September 10, 2004 12:49 PM

Dreams vs. Reality

Often, people propose that the government "do something" about a particular problem. They describe some sort of plan, and they claim that, properly executed, the plan will produce the results that they want.

What they ignore, however, is that it is rarely the case that a plan can be executed precisely as envisioned.

Chess players and computer security professionals learn a hard lesson early in their careers: you must assume that your adversary will behave intelligently, not that he will behave stupidly. You must judge your plans not against what your wildest dreams, but against what will happen if a smart opponent attempts to thwart your actions.

Similarly, when judging the proposal that the government undertake some action, one must consider what will happen if real-world bureaucrats, not saintly geniuses, execute the plan, and what will happen if an array of real world forces interfere with it.

For example, consider the dream a number of neo-conservatives had when they dreamed up the idea that a strong U.S. should re-shape the Middle East by invading selected countries and imposing democracy by force majeur. (This isn't a conspiracy theory — the idea was written about in public even before the 2000 elections.)

Now, it is all fine and well to daydream about our military might sweeping aside dictatorships without loss of life, and of crowds of cheering people, freed of decades of tyranny, greeting us with bouquets of flowers in the streets, and immediately setting up Western style democracies.

However, in the real world, we have a military that is not run or staffed exclusively by saintly geniuses. Opponents are also unlikely to cooperate with our plans — they will seek the most effective possible means to thwart us, and sometimes, they'll be able to find such strategies.

We must therefore not judge plans against our hopes and dreams, but against what is likely to happen in the real world. Indeed, the prudent planner judges a plan not only against the best case scenario but against a worst case scenario, because sometimes the worst case, not the best case, is what happens.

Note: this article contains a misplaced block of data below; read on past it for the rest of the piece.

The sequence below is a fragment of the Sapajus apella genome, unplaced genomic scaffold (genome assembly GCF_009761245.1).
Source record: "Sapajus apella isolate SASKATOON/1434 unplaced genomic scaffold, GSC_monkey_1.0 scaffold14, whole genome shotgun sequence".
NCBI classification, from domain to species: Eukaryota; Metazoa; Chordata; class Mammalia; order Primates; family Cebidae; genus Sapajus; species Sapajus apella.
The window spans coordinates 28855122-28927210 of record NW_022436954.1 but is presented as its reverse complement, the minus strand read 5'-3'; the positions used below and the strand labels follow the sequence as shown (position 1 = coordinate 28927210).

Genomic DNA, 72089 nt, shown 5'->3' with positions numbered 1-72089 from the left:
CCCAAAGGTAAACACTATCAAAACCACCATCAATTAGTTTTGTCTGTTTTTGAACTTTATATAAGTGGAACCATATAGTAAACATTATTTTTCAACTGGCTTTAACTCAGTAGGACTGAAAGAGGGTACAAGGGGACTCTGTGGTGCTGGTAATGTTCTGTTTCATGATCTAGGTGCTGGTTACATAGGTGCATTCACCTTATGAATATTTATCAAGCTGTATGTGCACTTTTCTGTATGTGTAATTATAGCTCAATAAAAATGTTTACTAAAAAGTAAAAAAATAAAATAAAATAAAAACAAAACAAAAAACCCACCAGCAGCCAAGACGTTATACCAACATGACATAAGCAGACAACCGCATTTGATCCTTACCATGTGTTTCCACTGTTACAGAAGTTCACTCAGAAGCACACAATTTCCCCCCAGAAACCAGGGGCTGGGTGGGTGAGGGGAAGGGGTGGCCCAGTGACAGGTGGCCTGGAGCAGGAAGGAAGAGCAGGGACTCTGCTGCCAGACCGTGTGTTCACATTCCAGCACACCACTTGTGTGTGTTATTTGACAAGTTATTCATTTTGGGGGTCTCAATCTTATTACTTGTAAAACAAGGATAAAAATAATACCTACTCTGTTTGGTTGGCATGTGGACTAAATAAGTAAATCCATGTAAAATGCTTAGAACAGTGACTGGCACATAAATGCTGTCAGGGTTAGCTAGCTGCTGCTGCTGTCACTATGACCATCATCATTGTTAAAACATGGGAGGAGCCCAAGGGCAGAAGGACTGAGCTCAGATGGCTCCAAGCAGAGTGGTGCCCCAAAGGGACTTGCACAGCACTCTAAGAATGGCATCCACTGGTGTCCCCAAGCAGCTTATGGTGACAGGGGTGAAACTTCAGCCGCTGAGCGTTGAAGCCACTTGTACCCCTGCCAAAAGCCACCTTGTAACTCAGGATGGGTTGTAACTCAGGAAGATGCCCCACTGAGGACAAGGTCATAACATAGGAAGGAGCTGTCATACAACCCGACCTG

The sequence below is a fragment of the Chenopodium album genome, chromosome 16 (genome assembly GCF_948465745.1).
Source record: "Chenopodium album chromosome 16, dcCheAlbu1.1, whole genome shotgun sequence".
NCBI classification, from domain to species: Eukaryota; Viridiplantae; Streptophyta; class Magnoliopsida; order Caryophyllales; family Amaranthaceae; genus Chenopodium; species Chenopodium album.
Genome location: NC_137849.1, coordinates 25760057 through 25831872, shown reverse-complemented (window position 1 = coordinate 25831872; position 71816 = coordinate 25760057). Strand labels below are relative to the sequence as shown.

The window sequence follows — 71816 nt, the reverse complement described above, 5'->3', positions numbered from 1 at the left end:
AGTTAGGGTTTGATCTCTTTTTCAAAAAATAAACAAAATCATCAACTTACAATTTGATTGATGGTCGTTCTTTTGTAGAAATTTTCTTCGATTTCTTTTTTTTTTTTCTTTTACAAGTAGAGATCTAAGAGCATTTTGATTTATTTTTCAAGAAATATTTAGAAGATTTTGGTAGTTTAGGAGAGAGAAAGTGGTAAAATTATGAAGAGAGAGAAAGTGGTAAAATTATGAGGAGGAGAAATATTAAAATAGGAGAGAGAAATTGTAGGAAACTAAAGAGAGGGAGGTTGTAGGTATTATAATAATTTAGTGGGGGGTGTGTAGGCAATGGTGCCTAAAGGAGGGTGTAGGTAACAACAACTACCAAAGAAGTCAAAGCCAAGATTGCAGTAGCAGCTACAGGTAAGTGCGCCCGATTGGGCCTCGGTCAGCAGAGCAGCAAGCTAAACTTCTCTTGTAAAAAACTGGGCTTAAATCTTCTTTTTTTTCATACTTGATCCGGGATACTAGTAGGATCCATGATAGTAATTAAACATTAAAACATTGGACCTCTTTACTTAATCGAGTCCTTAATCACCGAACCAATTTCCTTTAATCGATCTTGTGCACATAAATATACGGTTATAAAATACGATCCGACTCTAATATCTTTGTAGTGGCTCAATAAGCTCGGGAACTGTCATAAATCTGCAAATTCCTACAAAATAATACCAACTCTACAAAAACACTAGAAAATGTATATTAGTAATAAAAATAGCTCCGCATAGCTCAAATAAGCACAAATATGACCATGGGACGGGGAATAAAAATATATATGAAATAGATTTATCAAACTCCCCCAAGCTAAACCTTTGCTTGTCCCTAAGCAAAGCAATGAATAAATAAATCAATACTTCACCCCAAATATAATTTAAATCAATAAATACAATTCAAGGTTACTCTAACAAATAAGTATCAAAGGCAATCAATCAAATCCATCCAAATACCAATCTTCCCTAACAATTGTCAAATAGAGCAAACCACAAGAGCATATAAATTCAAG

When examining a proposed government action, we must be especially skeptical, since there is no mechanism that will act as a check on poor performance. In the free market, companies that fail to meet their customer's needs go bankrupt, but governments are funded by taxation and have no such limitation. A CEO can claim in public all he likes that he was not responsible for "unforeseen circumstances" but pleading will not save his company from dissolution. If, however, a military commander's mistakes result in massive deaths, or if a bureaucrat's mistakes result in vast waste and the failure of a program, it is unlikely that they will be punished or that their work will be terminated. Instead, if they argue well, they might even get additional resources committed. In the commercial world, the best run organizations get more resources with time, and the worst run disappear. In government, the most politically astute organizations get more resources with time, and often especially if they have failed at their missions, while the best run organizations have no particular mechanism that rewards them or increases their scope.

This is the reason that you rarely wait for long on line at the supermarket, and it usually has what you want in stock. This is also the reason that you can wait interminably at the DMV or a similar government office, only to be told that you have to come back with additional forms the next day.

The next time someone says to you "wouldn't it be great if the government enacted my pet idea...", ask yourself what would happen in the real world if the government attempted to execute "the perfect plan", and not what would happen in the word of one's fondest dreams. In the end, the government will not do you want; it will instead do what the political process permits.

Posted by Perry E. Metzger | Categories: Politics